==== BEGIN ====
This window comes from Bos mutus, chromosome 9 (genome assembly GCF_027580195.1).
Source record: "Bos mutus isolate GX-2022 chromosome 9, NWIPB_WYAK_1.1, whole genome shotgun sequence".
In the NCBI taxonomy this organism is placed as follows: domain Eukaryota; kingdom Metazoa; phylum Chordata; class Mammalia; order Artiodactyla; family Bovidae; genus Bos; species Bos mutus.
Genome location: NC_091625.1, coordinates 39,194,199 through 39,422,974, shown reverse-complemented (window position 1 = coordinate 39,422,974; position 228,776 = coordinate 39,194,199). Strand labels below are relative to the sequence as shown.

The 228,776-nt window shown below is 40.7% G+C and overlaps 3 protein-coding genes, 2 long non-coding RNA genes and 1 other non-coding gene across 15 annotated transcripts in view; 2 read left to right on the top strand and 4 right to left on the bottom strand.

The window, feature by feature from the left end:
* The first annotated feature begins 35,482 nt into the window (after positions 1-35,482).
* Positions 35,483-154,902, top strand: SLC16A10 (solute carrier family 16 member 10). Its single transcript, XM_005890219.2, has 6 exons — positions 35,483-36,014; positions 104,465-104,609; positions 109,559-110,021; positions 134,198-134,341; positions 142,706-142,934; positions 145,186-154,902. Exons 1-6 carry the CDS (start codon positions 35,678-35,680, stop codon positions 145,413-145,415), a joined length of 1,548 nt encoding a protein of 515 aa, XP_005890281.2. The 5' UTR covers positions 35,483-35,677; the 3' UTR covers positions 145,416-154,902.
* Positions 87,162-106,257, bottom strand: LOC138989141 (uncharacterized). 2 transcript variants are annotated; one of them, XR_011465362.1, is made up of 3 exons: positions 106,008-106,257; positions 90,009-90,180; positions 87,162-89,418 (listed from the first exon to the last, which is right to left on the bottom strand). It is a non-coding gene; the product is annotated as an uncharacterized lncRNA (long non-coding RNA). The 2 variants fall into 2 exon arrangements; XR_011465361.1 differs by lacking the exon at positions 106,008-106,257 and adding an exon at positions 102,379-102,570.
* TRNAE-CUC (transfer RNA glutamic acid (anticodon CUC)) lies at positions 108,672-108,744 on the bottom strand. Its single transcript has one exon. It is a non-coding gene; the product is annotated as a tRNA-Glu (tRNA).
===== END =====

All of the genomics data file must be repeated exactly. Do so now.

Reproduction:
This window comes from Bos mutus, chromosome 9 (genome assembly GCF_027580195.1).
Source record: "Bos mutus isolate GX-2022 chromosome 9, NWIPB_WYAK_1.1, whole genome shotgun sequence".
In the NCBI taxonomy this organism is placed as follows: domain Eukaryota; kingdom Metazoa; phylum Chordata; class Mammalia; order Artiodactyla; family Bovidae; genus Bos; species Bos mutus.
Genome location: NC_091625.1, coordinates 39,194,199 through 39,422,974, shown reverse-complemented (window position 1 = coordinate 39,422,974; position 228,776 = coordinate 39,194,199). Strand labels below are relative to the sequence as shown.

The 228,776-nt window shown below is 40.7% G+C and overlaps 3 protein-coding genes, 2 long non-coding RNA genes and 1 other non-coding gene across 15 annotated transcripts in view; 2 read left to right on the top strand and 4 right to left on the bottom strand.

The window, feature by feature from the left end:
* The first annotated feature begins 35,482 nt into the window (after positions 1-35,482).
* Positions 35,483-154,902, top strand: SLC16A10 (solute carrier family 16 member 10). Its single transcript, XM_005890219.2, has 6 exons — positions 35,483-36,014; positions 104,465-104,609; positions 109,559-110,021; positions 134,198-134,341; positions 142,706-142,934; positions 145,186-154,902. Exons 1-6 carry the CDS (start codon positions 35,678-35,680, stop codon positions 145,413-145,415), a joined length of 1,548 nt encoding a protein of 515 aa, XP_005890281.2. The 5' UTR covers positions 35,483-35,677; the 3' UTR covers positions 145,416-154,902.
* Positions 87,162-106,257, bottom strand: LOC138989141 (uncharacterized). 2 transcript variants are annotated; one of them, XR_011465362.1, is made up of 3 exons: positions 106,008-106,257; positions 90,009-90,180; positions 87,162-89,418 (listed from the first exon to the last, which is right to left on the bottom strand). It is a non-coding gene; the product is annotated as an uncharacterized lncRNA (long non-coding RNA). The 2 variants fall into 2 exon arrangements; XR_011465361.1 differs by lacking the exon at positions 106,008-106,257 and adding an exon at positions 102,379-102,570.
* TRNAE-CUC (transfer RNA glutamic acid (anticodon CUC)) lies at positions 108,672-108,744 on the bottom strand. Its single transcript has one exon. It is a non-coding gene; the product is annotated as a tRNA-Glu (tRNA).